Outreach sees 9 new Mixtec believers, 100 copies of Scripture distributed

For nearly a decade, volunteers in Montgomery have been sowing the gospel in Mixtec homes, planting seeds and praying they would grow into new brothers and sisters in Christ.

And this summer, they reaped the harvest.

The Montgomery Mixtec Task Force, made up of volunteers from various Baptist churches in the area and a ministry arm of Montgomery Baptist Association, hosted Mixtec Outreach Weekend on Aug. 26–28, with four evangelistic events specifically aimed at reaching the approximately 2,700 Mixtec residents in the area.

“We’ve spent 10 years building relationships and building trust,” Lisa C. Rose said. “We’ve often offered the gospel along the way but they hadn’t trusted us yet.”

That is until now.

Nine Mixtec people placed their faith in Christ over the weekend, and six people requested Bible studies in their homes, said Rose, director of Montgomery Association’s church and community ministries.

First of its kind

The weekend, thought to be the first of its kind in the nation, was significant because the gospel was shared in Mixtec, an only oral and tonal language. That’s never happened before.

Forest Park Ministry Center hosted the Aug. 26 evening event with food, worship and a gospel message. On Aug. 27 a block party was held at Serenity Apartments in the morning through Community of Hope and another event was held at the Nehemiah Center of First Baptist Church, Montgomery, in the evening. Every Tribe Ministries hosted the evening event Aug. 28 at Hopper Gardens Apartments.

The Alabama Baptist State Board of Missions’ office of evangelism participated in the outreach weekend by providing financial assistance to help with setup, food and other resources — like CD copies of the first-ever translation of the first six books of the New Testament in Mixtec — made possible by Wycliffe Bible Translators. One hundred copies of Scripture in Mixtec were handed out over the weekend. One hundred copies of the “JESUS” film in Mixtec also were distributed.

Through a partnership with believers in Virginia, three Mixtec Christian men, along with Lloyd Rodgers, who works in global continuing education for the International Mission Board, traveled to Montgomery to share the gospel in the Mixteco heart language.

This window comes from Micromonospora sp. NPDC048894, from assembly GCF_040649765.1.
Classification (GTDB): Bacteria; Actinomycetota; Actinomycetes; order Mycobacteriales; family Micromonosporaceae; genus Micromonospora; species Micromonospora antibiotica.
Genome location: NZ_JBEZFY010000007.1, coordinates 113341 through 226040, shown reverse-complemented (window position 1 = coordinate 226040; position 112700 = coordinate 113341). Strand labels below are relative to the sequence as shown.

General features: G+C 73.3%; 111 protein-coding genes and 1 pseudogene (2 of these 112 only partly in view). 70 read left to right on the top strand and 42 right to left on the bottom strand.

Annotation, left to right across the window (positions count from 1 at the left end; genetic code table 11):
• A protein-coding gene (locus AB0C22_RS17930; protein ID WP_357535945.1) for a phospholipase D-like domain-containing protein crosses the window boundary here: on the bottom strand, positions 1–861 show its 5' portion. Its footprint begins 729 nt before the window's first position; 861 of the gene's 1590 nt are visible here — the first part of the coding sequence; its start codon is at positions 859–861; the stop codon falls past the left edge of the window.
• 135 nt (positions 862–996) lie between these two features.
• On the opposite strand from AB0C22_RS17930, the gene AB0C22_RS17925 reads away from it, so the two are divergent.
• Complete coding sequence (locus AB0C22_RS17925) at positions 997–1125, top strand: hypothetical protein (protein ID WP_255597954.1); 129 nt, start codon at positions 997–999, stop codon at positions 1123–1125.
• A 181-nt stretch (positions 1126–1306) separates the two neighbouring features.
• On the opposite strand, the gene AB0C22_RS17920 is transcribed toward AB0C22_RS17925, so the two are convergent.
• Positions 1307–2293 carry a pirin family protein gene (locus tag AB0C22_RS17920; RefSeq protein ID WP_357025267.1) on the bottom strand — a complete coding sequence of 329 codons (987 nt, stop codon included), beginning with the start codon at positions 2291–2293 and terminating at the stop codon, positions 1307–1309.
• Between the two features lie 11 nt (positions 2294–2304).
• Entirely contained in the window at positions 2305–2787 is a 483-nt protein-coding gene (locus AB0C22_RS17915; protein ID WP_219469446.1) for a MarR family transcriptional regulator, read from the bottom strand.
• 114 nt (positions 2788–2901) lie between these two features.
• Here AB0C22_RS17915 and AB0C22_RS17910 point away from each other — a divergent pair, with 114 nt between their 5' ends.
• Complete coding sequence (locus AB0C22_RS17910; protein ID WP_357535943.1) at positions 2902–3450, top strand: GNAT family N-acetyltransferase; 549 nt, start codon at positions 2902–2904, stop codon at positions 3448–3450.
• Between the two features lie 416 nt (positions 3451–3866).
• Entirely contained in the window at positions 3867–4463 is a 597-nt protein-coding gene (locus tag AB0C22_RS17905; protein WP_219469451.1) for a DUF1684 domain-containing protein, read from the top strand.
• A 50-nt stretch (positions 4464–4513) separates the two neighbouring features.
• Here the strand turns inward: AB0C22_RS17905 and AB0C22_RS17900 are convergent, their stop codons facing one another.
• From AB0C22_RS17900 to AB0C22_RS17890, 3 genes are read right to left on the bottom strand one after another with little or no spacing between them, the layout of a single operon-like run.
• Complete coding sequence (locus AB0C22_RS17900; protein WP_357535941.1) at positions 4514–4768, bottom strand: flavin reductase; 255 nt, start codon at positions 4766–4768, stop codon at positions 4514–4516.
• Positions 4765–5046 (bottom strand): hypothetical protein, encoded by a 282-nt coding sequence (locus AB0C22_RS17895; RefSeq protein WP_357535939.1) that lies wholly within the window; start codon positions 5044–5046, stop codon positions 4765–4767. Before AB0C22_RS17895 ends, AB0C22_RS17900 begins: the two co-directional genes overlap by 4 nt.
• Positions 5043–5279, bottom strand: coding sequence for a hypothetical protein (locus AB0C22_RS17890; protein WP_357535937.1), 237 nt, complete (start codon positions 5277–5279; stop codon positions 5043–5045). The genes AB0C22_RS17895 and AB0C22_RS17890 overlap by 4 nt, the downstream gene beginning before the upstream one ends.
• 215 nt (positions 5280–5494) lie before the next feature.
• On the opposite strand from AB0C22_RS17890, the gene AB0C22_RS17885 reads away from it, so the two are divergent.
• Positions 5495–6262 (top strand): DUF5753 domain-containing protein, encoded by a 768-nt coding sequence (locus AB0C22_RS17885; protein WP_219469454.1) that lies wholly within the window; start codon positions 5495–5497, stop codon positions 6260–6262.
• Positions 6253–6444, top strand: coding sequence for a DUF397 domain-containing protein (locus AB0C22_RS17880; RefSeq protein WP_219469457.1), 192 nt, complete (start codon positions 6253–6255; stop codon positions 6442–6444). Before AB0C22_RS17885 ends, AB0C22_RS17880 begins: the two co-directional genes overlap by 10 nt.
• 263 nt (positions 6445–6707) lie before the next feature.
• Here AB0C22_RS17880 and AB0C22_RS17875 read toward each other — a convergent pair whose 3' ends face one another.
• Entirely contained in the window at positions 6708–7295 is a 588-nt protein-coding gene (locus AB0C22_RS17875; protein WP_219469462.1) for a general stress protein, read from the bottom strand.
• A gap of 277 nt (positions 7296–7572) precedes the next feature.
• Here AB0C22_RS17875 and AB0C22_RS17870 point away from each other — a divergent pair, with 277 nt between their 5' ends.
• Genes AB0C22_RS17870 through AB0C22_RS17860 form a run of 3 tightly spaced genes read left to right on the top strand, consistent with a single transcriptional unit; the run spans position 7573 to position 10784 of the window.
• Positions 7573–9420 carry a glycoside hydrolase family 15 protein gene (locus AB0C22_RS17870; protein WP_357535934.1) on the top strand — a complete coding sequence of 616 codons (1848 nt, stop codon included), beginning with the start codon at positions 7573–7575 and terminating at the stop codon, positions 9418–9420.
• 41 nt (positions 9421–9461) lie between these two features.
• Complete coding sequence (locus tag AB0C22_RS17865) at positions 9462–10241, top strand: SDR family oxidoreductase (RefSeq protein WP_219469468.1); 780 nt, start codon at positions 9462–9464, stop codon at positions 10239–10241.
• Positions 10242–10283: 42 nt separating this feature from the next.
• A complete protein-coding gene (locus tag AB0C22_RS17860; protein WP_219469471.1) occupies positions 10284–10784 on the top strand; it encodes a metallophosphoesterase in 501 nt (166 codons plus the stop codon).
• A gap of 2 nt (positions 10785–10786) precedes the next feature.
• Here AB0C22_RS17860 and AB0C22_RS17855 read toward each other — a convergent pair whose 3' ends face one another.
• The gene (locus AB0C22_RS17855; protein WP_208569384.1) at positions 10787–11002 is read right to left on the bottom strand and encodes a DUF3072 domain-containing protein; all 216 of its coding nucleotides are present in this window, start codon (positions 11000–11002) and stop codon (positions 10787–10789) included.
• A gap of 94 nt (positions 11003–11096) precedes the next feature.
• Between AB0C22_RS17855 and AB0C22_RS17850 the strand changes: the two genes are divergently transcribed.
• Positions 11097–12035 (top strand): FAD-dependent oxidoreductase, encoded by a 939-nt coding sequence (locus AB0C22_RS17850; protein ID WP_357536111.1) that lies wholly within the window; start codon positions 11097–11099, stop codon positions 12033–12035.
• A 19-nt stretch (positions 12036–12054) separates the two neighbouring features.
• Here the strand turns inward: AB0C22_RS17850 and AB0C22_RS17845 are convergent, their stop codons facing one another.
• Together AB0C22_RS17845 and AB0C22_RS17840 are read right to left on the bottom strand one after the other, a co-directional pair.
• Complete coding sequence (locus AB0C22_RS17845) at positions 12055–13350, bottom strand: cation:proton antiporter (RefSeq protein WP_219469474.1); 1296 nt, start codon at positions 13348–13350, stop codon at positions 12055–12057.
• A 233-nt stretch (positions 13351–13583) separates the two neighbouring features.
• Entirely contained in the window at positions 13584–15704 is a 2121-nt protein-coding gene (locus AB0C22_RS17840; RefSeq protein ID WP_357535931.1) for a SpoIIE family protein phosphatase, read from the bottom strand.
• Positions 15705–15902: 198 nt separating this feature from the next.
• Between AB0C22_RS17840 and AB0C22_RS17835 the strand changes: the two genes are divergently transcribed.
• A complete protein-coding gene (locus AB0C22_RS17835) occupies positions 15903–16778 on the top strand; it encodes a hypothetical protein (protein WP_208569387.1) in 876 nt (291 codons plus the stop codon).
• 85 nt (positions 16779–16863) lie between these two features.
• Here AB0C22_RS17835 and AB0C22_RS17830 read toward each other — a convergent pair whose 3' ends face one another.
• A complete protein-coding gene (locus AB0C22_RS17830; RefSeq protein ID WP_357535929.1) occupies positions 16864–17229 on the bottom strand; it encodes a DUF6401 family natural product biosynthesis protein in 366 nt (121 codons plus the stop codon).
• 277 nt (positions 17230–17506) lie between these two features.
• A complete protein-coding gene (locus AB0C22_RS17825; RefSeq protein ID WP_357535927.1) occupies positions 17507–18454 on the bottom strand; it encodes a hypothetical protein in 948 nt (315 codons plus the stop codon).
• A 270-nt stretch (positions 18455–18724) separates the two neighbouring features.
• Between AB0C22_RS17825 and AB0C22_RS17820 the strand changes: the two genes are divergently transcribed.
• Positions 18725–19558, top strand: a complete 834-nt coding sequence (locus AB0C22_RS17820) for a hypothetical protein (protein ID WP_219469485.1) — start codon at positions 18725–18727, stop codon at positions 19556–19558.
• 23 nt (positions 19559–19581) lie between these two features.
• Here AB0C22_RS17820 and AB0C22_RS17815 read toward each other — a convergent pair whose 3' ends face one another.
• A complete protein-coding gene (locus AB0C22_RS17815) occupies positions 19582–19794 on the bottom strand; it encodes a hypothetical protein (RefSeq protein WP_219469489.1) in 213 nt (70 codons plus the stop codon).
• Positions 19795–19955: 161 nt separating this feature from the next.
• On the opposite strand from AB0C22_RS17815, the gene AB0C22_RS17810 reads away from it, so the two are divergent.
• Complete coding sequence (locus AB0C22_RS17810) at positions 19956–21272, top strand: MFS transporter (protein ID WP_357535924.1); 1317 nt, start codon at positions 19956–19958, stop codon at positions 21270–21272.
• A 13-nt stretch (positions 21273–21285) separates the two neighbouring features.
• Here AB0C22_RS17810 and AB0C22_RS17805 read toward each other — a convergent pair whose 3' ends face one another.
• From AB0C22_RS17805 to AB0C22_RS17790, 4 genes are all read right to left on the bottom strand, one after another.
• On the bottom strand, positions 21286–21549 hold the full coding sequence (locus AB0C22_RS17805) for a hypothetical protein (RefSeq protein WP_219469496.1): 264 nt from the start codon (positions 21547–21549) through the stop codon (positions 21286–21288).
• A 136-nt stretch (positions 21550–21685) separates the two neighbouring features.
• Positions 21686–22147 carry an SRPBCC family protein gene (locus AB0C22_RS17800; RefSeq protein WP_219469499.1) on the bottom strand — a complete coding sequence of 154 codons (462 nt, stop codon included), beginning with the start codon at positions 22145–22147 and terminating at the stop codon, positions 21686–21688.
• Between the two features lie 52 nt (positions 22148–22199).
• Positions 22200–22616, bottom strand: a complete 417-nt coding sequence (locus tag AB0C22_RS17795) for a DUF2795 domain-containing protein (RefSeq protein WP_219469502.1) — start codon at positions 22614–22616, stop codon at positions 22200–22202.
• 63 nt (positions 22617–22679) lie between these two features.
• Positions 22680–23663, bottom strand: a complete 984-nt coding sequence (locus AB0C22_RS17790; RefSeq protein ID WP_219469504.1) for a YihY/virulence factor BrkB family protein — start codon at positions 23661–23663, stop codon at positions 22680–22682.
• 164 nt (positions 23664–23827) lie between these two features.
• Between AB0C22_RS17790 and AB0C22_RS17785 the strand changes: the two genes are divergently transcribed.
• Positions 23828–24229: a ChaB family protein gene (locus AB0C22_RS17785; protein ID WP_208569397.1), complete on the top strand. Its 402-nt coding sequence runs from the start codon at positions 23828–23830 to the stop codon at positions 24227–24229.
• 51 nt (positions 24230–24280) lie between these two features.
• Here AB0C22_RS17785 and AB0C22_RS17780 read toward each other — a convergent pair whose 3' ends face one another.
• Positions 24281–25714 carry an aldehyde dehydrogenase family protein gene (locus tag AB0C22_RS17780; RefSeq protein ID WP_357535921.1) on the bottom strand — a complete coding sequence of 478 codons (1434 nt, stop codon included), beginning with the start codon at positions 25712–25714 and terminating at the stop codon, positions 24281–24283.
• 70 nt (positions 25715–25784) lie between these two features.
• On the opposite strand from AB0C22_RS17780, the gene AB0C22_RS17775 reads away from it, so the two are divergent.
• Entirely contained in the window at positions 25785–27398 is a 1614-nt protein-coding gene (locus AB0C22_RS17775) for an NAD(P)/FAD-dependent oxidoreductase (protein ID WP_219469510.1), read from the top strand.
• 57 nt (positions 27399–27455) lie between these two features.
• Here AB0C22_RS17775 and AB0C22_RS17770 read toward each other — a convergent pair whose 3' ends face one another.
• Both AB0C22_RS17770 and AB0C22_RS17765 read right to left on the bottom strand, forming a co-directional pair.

The Mixtec, originally from the mountains of Mexico and saturated in spirit and ancestor worship, often only speak Mixtec, although some in Montgomery have picked up bits and pieces of Spanish and many of the children and young adults speak English, according to Rose.

Passion for sharing gospel

Odilon Mendoza, one of the Mixtec believers from Richmond, Virginia, told The Alabama Baptist how he found Christ six years ago after his wife and children were invited to a Hispanic church in their city, and he eventually tagged along.

After accepting Christ and serving in the church for two years, Mendoza realized his passion for sharing the gospel. He attended the 2015 Maximum Impact National Mixtec Summit in Montgomery, where he met with other believers trying to reach the Mixtec people in the United States.

Mendoza said when he discovered his “people are very needy” and they don’t know who Jesus really is, he wanted to share the gospel with them even more.

Now Mendoza works with other volunteers at his church and about 20–30 Mixteco people are attending a weekly Bible study.

Highlights of Scripture

During the outreach weekend in Montgomery, Mendoza shared his testimony along with passages from John 3, Romans 6 and Mark 4 — highlights of the gospel but also bridges to sharing the Truth in a way the Mixteco can relate to, Mendoza said.

Antonio Lopez, of Lynchburg, Virginia, also came to share his faith at the outreach weekend.

His testimony is drastically different from Mendoza’s. He’d had three traffic tickets and when he was issued the fourth, he was taken to jail. But while there he heard the gospel for the first time when a Spanish-speaking evangelist came to share the good news. When Lopez was released from jail he immediately sought out a church to continue to grow in his faith, he said.

Although Lopez only speaks Spanish and Mixtec, the nearly 40 English-speaking volunteers could relate to his passion for his Savior. Lopez would open each of the four weekend events with prayer and he and Mendoza would alternate sharing a Bible story or sharing their own testimony.

Donna McCullough, director of Forest Park Ministry Center and a member of Heritage Baptist Church, Montgomery, said of the weekend, “God is giving us a front row seat to see Him work.

“That’s awesome to me. For so much of my spiritual life I would look back and see how God had worked. But I love being in the moment and seeing Him working live. It’s beautiful.”

Now volunteers from area Baptist churches have the task of leading Bible studies in homes and discipling the new believers, Rose said. But they are not going in unprepared. Several volunteers have already been trained as Bible study leaders and in Bible storying — a method of orally sharing parts of Scripture by telling stories in chronological order and often using visual aids.

Prior to the outreach weekend, few Mixtec had accepted the gospel and found Christ, despite years of area believers working hard to cultivate relationships and trust. But Mendoza refreshed volunteers with his passion for the Mixtec and encouraged them to keep planting seeds.

‘Don’t be discouraged’

“Don’t be discouraged,” he said. “We saw a lot of people (this weekend). It’s a spiritual battle with these people that don’t know Christ. But we’ll continue to battle and fight and you will see a Mixtec church in this place. Amen.”